--Lance Hughes,
Lubbock, TX

SG: That's a great "Driving on a road trip and needing something to argue about for 50 miles" question. In my opinion, a quintessential 80's song should accomplish five things:

A. It should make you think that, except for the rare exceptions -- like the Killers or Franz Ferdinand -- they don't make music like this anymore.

B. It should be happy and moody at the same time, the last song you would ever hear before driving your car off a bridge.

C. It should have a definite beat -- you could dance to it, clean your car to it, drive 110 MPH to it, etc -- and it should definitely sound like something that could have been used in Miami Vice (in an opening montage or a "driving around Miami and checking out hot chicks" scene, not a car chase or a "Tubbs hangs out in a strip joint and pretends he's Jamaican" scene).

D. It should make you question your own sexuality for about 0.87 seconds before you say, "Ah, screw it, it's a good song."

E. It should be dated, cheesy and a little overdramatic ... but not so much that the song isn't still enjoyable even now.

Anyway, these would be my six choices (with apologies to "Relax" by Frankie Goes to Hollywood, which wasn't quite morose enough since it was about an orgasm):

1. "The Promise," by When In Rome
2. "Suedehead," by Morrissey
3. "Uncertain Smile" by The The
4. "A Forest" by The Cure
5. "The Killing Moon," by Echo and the Bunnymen
6. "Age of Consent," by New Order

So there you go. And yes, I spent about 90 minutes coming up with that list. And you wonder what I do all day.

First of all, I believe his criteria to be spot-on for the most part. He comes up with 5 things that make 80’s music great: The containment in its own era sound-wise (almost all of it could not exist outside of the 80’s) (A); The melancholy happy songs (B); The sweet danceablility and hummable melody of it (the 80’s being the last era of truly great rock melodies, with rare exceptions)(C); The fact that many good songs (especially by British acts) sounded unrelentingly gay (D); The combination of the previous four into one perfect package (E). The fact that he came up with these very specific criteria shows that he is indeed thinking about this.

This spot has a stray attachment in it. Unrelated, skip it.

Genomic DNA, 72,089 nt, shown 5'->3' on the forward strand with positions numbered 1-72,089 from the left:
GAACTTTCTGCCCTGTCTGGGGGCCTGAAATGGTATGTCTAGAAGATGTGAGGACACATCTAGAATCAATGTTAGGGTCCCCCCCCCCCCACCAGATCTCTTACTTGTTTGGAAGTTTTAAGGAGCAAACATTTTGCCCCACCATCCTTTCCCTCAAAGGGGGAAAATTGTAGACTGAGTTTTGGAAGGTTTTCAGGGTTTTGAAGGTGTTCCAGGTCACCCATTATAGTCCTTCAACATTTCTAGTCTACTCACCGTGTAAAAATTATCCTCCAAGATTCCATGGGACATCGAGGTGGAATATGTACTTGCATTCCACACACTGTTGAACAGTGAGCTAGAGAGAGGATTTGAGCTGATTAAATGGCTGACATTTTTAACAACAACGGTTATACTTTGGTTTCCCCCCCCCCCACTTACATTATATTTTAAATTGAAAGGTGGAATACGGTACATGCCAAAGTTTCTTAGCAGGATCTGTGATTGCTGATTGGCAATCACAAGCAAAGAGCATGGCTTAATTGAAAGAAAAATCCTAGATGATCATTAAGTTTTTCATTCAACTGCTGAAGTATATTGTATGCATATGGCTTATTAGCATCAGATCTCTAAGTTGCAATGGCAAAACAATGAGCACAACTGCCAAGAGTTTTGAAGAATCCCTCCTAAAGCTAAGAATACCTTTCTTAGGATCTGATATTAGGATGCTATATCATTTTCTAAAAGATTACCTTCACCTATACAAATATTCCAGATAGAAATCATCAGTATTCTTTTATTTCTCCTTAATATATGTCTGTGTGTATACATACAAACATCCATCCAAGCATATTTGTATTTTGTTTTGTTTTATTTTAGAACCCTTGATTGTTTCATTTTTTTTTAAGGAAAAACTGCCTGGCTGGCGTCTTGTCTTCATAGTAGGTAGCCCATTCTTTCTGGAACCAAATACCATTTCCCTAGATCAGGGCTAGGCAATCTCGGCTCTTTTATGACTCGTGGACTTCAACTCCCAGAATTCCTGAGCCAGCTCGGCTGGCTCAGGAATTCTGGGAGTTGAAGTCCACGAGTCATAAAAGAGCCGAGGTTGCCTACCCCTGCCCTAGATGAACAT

But Bill Simmons’ 80’s is not mine. We grew up in the same era, heard the same music, but reacted to it very differently. The 6 songs he comes up with…aren’t they little too homogeneous to represent a decade as crazy-go-nuts and diverse as the 80’s? I mean, they all correspond to the criteria he comes up with, but one can’t help but notice that they are all mid-to-late 80’s pre-grunge alternative and mostly British (well, I’m not sure about When in Rome or The The, but they sure sound British). So he confines himself to one of many sounds from this period. If you remember, the Q: wasn’t what’s the defining song of the late 80’s alternative movement, it was what the defining song of the whole decade is.

(Confession: From late 1986 until 1990 I pretty much stopped listening to the radio and gave up non-Christian music. It was probably a mistake, since of the six songs Simmons mentions I can remember exactly one, the When in Rome song, and that’s only because my wife really likes it. So my results are going to be skewed in an opposite direction, namely early-80’s pop. That’s what the 80’s is to me. Now, if you want to discuss John Schlitt-era Petra, I’m all over it…)

There wasn’t one particular style of music that defined the 80’s. Nowadays, many popular musicians are going back to the style Bill Simmons mentions and making “Retro” records. Other new acts have the same sound as well. But where are the rest of the sounds of the 80’s? The ones people like me remember? If you’re going to give yourself the leeway of having 6 defining songs, why not take one from the six most defining categories of music. What are those categories? I’m glad you asked.

1) New Freakin Wave (Duran Duran, Eurythmics)

2) Cheesy 80’s Dance-Pop (Madonna, Martika)

3) 70s Rock Bands That Changed Their Style to Sell Records (Journey, Styx, Yes, loads of others)

4) Alternative Before it was Mainstream (All the ones Simmons mentions)

5) Hair Metal/Big Arena Rock (Def Leppard, AC/DC, and a bunch of crap)

6) Catch-all: Band Whose Career (for lack of a better definition) Started in the 80’s (U2, Depeche Mode, B-52’s, REM, Queensryche, King’s X)

Just barely missing out on inclusion in the gang of 6 are: The Fledgling Rap Industry (Public Enemy, Newcleus); The Fledgeling Rave/Techno Movement (Technotronic); Speed/Ridicu-Metal (Iron Maiden, Motorhead); Acts that only music majors liked (Cockteau Twins).

Did you recall that all of those styles of music were popular in the 80’s? Do you even care? In the interests of completeness, here are my nominations for the 6 quintessential (since that’s really what we’re discussing here) songs of the 80’s. And you can know that I, like Mr. Simmons, have spent way too much time thinking about this. I am using his 5 criteria, as well.

Category 1) New Wave: “Sweet Dreams”, Eurythmics; Rio”, Duran Duran; “Big Country”, Big Country; “Obsession”, Animotion; “Take on Me”, A-Ha.

This list was pared down from about 1000 good songs that were typical of this period. There were so many one-hit wonders to choose from. Some songs, such as “Tainted Love”, have been victims of rediscovery and overkill the past few years, and thus fell out of favor. Anyway, these five songs embody the spirit and butt-kickingness of the New Wave and its friends. And the Winner is:

“Sweet Dreams”, Eurythmics.

I remember the first time I saw this video. Here was this woman with bright orange hair singing a song that made me dread cows for some reason. This is the quintessential 80’s song – lots of synths, great melody, and words that make no sense when you first hear them.